Wed, Sep

Mayor Garcetti, What Happens When the Music Stops?


LA WATCHDOG--Last week was not a good one for Mayor Garcetti.  

Measure EE, LAUSD’s $500 million parcel tax, failed to win even a majority of the votes despite the full-frontal support of Mayor Garcetti and an $8 million war chest funded by self-serving public sector unions and his billionaire buddies looking for special treatment from the political establishment. 

The City’s homeless count increased by 16%, to over 36,000 people, despite outlays of more than $1 billion over the last two years. 

LA has turned into a landfill as 228 tons of garbage are dumped illegally on our streets and alleys each week because our reactive City is not capable of enforcing the laws. 

And then there is the possibility of dangerous diseases (typhus, typhoid fever, black plague) at City Hall and Skid Row because of the unsanitary conditions associated with illegal dumping and the homeless using our streets and alleys and City Hall grates as bathrooms. 

But the coupe d’gras was the front page, spot on article in Sunday’s California Section by Los Angeles Times columnist Steve Lopez, Welcome to Garcetti’s LA: Heaps of Trash, Hordes of Rats, and Very Little Leadership, where he said, “We’re in troubled waters on a ship without a captain, and though there might be a few pretenders on the bridge, nobody trusts them.”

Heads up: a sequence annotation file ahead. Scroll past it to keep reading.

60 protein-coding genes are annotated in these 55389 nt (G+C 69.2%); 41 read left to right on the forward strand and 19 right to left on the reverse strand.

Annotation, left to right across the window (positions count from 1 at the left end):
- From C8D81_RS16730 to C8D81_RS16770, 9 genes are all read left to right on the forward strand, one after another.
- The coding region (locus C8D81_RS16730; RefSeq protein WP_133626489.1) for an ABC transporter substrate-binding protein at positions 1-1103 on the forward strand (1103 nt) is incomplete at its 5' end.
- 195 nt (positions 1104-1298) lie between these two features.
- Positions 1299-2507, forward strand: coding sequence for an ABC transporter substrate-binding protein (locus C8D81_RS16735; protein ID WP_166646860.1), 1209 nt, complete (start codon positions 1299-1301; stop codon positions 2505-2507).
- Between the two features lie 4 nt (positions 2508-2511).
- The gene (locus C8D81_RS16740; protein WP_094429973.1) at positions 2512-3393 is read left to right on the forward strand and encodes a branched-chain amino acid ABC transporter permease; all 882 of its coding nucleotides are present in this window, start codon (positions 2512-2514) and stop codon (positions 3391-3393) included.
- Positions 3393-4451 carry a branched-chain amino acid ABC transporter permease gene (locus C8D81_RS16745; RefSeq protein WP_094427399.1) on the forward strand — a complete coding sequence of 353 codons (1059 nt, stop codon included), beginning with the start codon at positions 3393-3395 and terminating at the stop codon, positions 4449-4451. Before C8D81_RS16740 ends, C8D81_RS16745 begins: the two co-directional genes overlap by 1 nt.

But left unsaid is … ‘what happens when the music stops?’. 

From the time that Garcetti became mayor in 2013, revenues will have increased by $2 billion, or 45%.  This includes a $400 million, 6.4% increase for the upcoming fiscal year. 

Despite this surge in revenues, our lunar cratered streets are still some of the worst in the county. Our parks and their toilets are a disgrace.  Our urban forest is being neglected despite its massive environmental benefits. And the list goes on. 

The City tells us they have eliminated the Structural Deficit.  That is true, assuming you do not count such inconvenient details as employee raises over the next four years and the proper funding of the $10 billion Deferred Maintenance budget and the $15 billion unfunded pension liability.  

So, what happens when our debt fueled economy stumbles and fails to deliver the hefty revenue increases that the City is anticipating?  

Will the City tell the police, firefighters, and civilian workers that their projected raises of $600 million will be put on hold?  Or will the City continue to neglect the homeless, allow our streets and alleys to be garbage dumps, divert revenue from our streets, parks, and urban forest, and underfund its pension plans? 

To paraphrase Steve Lopez, do you trust Garcetti, a “kitten trying to do the job of a lion,” to captain the good ship Los Angeles and its 4 million passengers through turbulent seas to a safe harbor?

(Jack Humphreville writes LA Watchdog for CityWatch. He is the President of the DWP Advocacy Committee and is the Budget and DWP representative for the Greater Wilshire Neighborhood Council.  He is a Neighborhood Council Budget Advocate.  He can be reached at:  [email protected].)



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